Portals: A one-stop benefits shop

Benefits technology isn’t just about getting staff to update addresses

The technical side of providing benefits and pension services is not just about enabling employees and retirees to complete their own transactions and information updating. It should also include providing necessary information, preferably when it is needed. This could entail providing plan information to an employee during enrolment or making benefit elections, for example.

Technology has allowed the mixing of various benefit and pension information, which can be seen in numerous software and service solutions in the marketplace. Self-service applications are now available through an organization’s benefit carrier or through a software solution. It allows employees to conduct their own benefit-related tasks, including enrolment in benefit plans, updating beneficiary information and viewing the status of claims and other benefit items. This has relieved benefit professionals from these administrative tasks.

But providing benefit services through technology is not just about transaction-related tasks, though. Benefit-related information is just as important to employees and employers as the actual benefit transaction is. There are also technologies that address this aspect of providing benefit services.

Benefit information is comprised of various items including:

•a company handbook;

•details of benefit plans offered; and

•tracking pension contribution and other information.

Employees want access to all of this benefit-related information. The challenge lies with integrating this information with the transactions that take place in an automated self-service solution.

This challenge is compounded by the fact the information can come from multiple sources. For example, self-administered plans are documented internally, whereas external carrier plans are obtained from the carrier. Regulatory information as it relates to benefits and pension plans may be derived from government and professional association sources. An organization’s benefits carrier may be different than its pension carrier, and therefore firms will get information about the plans from different sources. Details about registered retirement savings plans (RRSP) over and above the pension plan may come from yet another source.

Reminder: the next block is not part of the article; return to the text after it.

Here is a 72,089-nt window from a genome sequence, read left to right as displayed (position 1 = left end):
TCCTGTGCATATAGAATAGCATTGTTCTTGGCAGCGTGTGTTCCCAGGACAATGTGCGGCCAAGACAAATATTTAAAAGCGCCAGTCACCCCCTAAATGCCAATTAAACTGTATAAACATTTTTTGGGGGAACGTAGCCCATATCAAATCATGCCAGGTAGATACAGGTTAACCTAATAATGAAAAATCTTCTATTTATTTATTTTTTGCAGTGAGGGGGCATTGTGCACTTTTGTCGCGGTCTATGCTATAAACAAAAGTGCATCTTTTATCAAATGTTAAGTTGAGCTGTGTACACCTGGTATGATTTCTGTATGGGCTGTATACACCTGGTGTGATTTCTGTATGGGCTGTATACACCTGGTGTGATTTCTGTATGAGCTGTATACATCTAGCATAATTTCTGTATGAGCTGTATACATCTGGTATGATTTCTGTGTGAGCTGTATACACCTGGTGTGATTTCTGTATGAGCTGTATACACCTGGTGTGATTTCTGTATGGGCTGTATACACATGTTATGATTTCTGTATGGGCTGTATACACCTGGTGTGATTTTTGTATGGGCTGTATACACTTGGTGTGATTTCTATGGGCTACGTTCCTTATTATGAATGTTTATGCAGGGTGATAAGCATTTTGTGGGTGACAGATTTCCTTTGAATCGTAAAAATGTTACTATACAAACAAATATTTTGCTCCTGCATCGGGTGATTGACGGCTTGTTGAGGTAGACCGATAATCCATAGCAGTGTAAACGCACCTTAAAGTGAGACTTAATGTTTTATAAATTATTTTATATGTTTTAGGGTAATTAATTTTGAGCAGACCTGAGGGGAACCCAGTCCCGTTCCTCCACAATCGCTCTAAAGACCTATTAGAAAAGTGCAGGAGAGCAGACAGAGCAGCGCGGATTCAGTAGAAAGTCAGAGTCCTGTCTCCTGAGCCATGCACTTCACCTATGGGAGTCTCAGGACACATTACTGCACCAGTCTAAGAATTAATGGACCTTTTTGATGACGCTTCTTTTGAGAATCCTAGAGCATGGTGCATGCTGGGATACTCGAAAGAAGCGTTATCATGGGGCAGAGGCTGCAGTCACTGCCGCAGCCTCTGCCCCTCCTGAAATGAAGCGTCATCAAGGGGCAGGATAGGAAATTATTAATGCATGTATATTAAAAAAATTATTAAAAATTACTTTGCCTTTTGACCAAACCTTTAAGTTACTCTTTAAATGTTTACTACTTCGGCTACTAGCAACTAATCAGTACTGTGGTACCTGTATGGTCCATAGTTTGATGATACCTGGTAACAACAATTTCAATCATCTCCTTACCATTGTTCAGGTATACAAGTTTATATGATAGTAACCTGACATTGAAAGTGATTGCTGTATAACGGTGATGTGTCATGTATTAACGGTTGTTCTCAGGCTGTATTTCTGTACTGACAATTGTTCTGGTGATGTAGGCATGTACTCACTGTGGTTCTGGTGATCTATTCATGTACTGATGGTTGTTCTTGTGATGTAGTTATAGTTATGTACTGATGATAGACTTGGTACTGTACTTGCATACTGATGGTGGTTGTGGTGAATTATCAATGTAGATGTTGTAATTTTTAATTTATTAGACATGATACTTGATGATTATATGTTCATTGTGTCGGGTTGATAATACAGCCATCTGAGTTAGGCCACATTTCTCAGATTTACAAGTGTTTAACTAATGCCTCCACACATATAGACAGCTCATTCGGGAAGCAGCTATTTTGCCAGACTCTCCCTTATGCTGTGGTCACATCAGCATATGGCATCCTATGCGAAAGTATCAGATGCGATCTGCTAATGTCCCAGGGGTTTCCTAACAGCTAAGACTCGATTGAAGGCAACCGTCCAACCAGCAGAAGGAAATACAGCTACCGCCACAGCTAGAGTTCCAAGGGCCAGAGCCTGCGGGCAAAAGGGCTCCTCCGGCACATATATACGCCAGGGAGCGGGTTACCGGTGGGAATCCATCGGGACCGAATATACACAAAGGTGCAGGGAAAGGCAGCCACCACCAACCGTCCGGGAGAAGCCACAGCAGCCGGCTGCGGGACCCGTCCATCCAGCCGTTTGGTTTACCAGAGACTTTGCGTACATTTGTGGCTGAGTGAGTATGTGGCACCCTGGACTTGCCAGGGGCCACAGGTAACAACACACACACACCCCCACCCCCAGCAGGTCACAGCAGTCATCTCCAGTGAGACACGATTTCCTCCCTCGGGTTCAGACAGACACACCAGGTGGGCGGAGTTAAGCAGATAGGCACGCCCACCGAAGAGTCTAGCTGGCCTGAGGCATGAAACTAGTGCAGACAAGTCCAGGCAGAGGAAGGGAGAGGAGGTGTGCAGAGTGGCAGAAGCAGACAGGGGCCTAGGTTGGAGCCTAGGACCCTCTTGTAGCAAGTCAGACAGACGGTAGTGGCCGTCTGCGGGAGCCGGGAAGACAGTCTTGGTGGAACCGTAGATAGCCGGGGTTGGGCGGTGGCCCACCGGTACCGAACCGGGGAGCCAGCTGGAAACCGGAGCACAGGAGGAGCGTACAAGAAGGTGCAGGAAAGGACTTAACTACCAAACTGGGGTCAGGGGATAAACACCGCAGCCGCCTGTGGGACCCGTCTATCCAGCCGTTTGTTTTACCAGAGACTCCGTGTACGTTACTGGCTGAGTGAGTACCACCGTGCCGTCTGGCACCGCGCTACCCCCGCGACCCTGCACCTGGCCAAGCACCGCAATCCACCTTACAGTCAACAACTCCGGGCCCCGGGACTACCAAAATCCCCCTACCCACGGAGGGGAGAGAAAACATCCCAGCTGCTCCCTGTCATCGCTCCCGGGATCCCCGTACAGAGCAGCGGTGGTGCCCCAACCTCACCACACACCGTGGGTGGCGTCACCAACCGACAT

Bringing together the benefit transactions with all of this information from various locations is not an easy task. The ideal scenario would be to merge all the benefit-related transactions, along with their supporting data, and make it available in one location. This would allow employees easy access to the information they need, when they need it, and allow them to make more informed decisions. All of these items can be organized and delivered via a company portal.

A portal is, by definition, an entry point to other sites. A company’s portal organizes various links to other sources of information including a link to the company’s self-service transactions. There are also links to the company handbook, RRSP and stock information and various other sources. This content aggregation allows the organization to optimize the employee experience.

The idea of a true benefits portal is one that has given rise to a small niche in the marketplace — traditional benefit suppliers are moving from call-centre delivery services to a more Web-based solution. Web-based portal products, focusing on the benefits area, promise the ability to bring together services into a single delivery mechanism. When an employee makes a choice to enrol in a benefit plan, she will be able to review the details of that plan and to compare it to other options. Employees may also have information provided to them, like information about getting a loan, when they are making an RRSP contribution.

What this means to an employee is, among other things, a single sign-on to the company portal to access information about all of her benefits. No matter how many different links the employee executes from the portal, each content provider will recognize who has signed on and will provide that employee with her own information. But in order for this to work, there must be standardization between vendors so the solutions can talk with each other.

The HR-XML Consortium, a body made up of organizations and vendors, has formed as a means to standardize the transactions between software systems and other service providers. Although portals have an important role when it comes to centralizing data and transactions, employees will not get the most out of portals without a standardization of documents and fields. By standardizing the content of XML documents, it should make aggregation of these services and delivery to employees seamless.

Technology has assisted in moving the delivery of benefits, pension and stock information away from call centres and has automated it through Web and portal technology. Portal technology, combined with industry standardization of transactions, is making it easier for aggregating benefit information and delivering it in a single mechanism to the employee and retiree population.

Outside of payroll, the benefit arena is the one area that most employees care about when it comes to getting information. Technology is making it easier for organizations to provide it and for employees to gather it.

Jeff Koven is executive vice-president of Cyborg Systems Canada, a provider of strategic human resource management solutions. For more information contact [email protected] or visit www.cyborg.com. His column appears regularly in Canadian HR Reporter’s Guide series. Look for the Guide to Payroll in the Sept. 8, 2003, issue.

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